The Truth About Lies



It’s always a little exciting when the media really starts talking about your team. That excitement can also be immediately tempered a little when you know that everything the media is saying is complete nonsense. And not in an “Oh, I disagree with that opinion” way, but in a “No, this thing that are claiming is a fact is not actually true” way.

This was beautifully exemplified on Monday morning when ESPN’s Adam Shefter tweeted that Andy Dalton was to be paid $115 million over six years by the Bengals. The world then exploded because, well, that would mean that Andy “yep, him” Dalton was getting paid more to play sports than Tom Brady or LeBron James. Talking Head after Talking Head after Talking Head was trotted out to scoff, ghast their flabbers, and generally vomit forth apparent horror at this fact.  Except…this fact was not actually a fact. But let nobody say that ESPN ever let the truth get in the way of a good piece of outrage on a day when the second biggest sports story was a Spanish golfer offering to replace a diamond that he was responsible for losing until the diamond was found a few minutes later.

Bomani Jones and Dan LeBatard boldly proclaimed that “nobody could say Andy Dalton should be paid more than Calvin Johnson” which might have been incisive journalism except that nobody was and he won’t be.

Bill Plaschke was horrified, but not so horrified that he didn’t qualify his outrage with the caveat of a question mark: “Did they consign themselves to a life of Tony Romo?” (Well, Bill, probably not unless Tony Romo died at age 2, which is the length of the contract the Bengals are essentially committed to!)

Israel Gutierrez played the devil a little: “He’s good enough to win a Super Bowl” (I think this was a criticism though I can’t really explain how.)

First Take also briefly debated the merits of paying Dalton $115 million. I don’t know who exactly was on the show because Stephen A. Smith was absent for (accidentally?) saying that women who don’t want their professional-athlete husband to beat them in the head shouldn’t provoke them, and Skip Bayles was absent presumably as a gift to humanity (as, incredibly, Stephen A. Smith is the less obnoxious of the two).  They still had plenty of hot takes to offer though, such as “there’s no way Andy Dalton is the fourth best player in the NFL.” Now, to be fair, Andy Dalton isn’t even the fourth best player on the Bengals, but as he isn’t being paid like the fourth best player in the league, it’s something of a moot point—rather like proudly announcing your belief that Godfather III isn’t quite as good as the other two, except if someone paid you to say that and then paid other people to nod solemnly as you did so, while asking people at home to tweet their responses.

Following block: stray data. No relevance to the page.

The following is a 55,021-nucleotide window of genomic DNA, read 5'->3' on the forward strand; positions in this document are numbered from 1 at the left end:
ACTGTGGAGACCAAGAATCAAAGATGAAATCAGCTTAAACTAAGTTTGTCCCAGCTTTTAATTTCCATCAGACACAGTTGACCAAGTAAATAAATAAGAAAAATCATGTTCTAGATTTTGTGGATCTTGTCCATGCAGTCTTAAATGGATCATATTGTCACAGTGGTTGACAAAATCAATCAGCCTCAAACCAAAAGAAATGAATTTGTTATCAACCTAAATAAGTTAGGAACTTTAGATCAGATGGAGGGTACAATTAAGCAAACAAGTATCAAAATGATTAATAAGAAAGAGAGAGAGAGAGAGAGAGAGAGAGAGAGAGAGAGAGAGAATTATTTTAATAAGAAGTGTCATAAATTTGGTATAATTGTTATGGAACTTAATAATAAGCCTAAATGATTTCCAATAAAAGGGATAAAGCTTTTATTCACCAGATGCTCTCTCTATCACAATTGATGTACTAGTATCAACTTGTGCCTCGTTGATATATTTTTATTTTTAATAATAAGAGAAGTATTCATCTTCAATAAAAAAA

For an NFL QB, Dalton doesn’t exactly take up his fair share of media attention. In fact, it’s hard to think of anything memorable he’s ever said. Given that, it’s surprising what a polarizing figure he has become. Just minutes before the fake details of the contract were announced, the normally level-headed Bill Barnwell of Grantland wrote that Dalton “is from the Kevin Kolb and Blaine Gabbert school of quarterbacking” (yep, one of America’s finest sports writers actually claimed that a guy who’s won 30 games in three seasons is one of the worst QBs in the history of the sport). Equally ridiculous are the stats emitting from comparing, in all seriousness, Dalton’s stats to those of Dan Marino and Peyton Manning. The popular consensus in relation to any success Dalton has had is that he’s simply surrounded by talent; the truth is that he was the fifth QB taken in 2011, by a 4-12 team that would lose its three marquee offensive players. And while Dalton has unquestionably struggled in the playoffs, the proportion of blame that has fallen on him is somewhat misguided—Pro Bowl tight end Jermaine Gresham’s hands have turned to Jell-O in the postseason, all-Universe A.J. Green has been anonymous except when dropping potential touchdowns, and the much-vaunted Bengals defense has routinely turned into Swiss cheese. Perhaps most of all, it’s worth remembering that there’s at least one person in Cincy with a worse play-off record than Dalton: head coach Marvin Lewis is 0-5.

The truth is that (swallow, breathe, release) credit must go to Mike Brown, Katie Blackburn, and the Bengals front office. The Bengals aren’t getting a better QB than Dalton any time soon. They also aren’t sacrificing the team to keep him. They’re showing their faith in him but not breaking the bank, knowing that A.J. Green and Vontaze Burfict need to get paid this year or soon after. The team gave itself an out each year from 2016 on if Dalton’s playoff woes continue, but keep him locked up if he becomes the stud they hope he can.

The strangest thing about the reaction to the deal? Even hours after the dust had settled and it became clear that only $17-18 million was guaranteed, the media was still describing it as the behemoth that had long since been disproven: The MMQB’s Peter King continued to describe it as “a six-year, $115-million deal.” Which it will be. You know, if Andy Dalton wins the Super Bowl this year. And if that does happen…well, then $115 million will seem like one hell of a bargain to Bengals fans, won’t it? Plus, we’ll all be treated to hour after hour of ESPN faces telling us that Andy Dalton is the most underpaid player in the history of professional sports. That’ll be nice.

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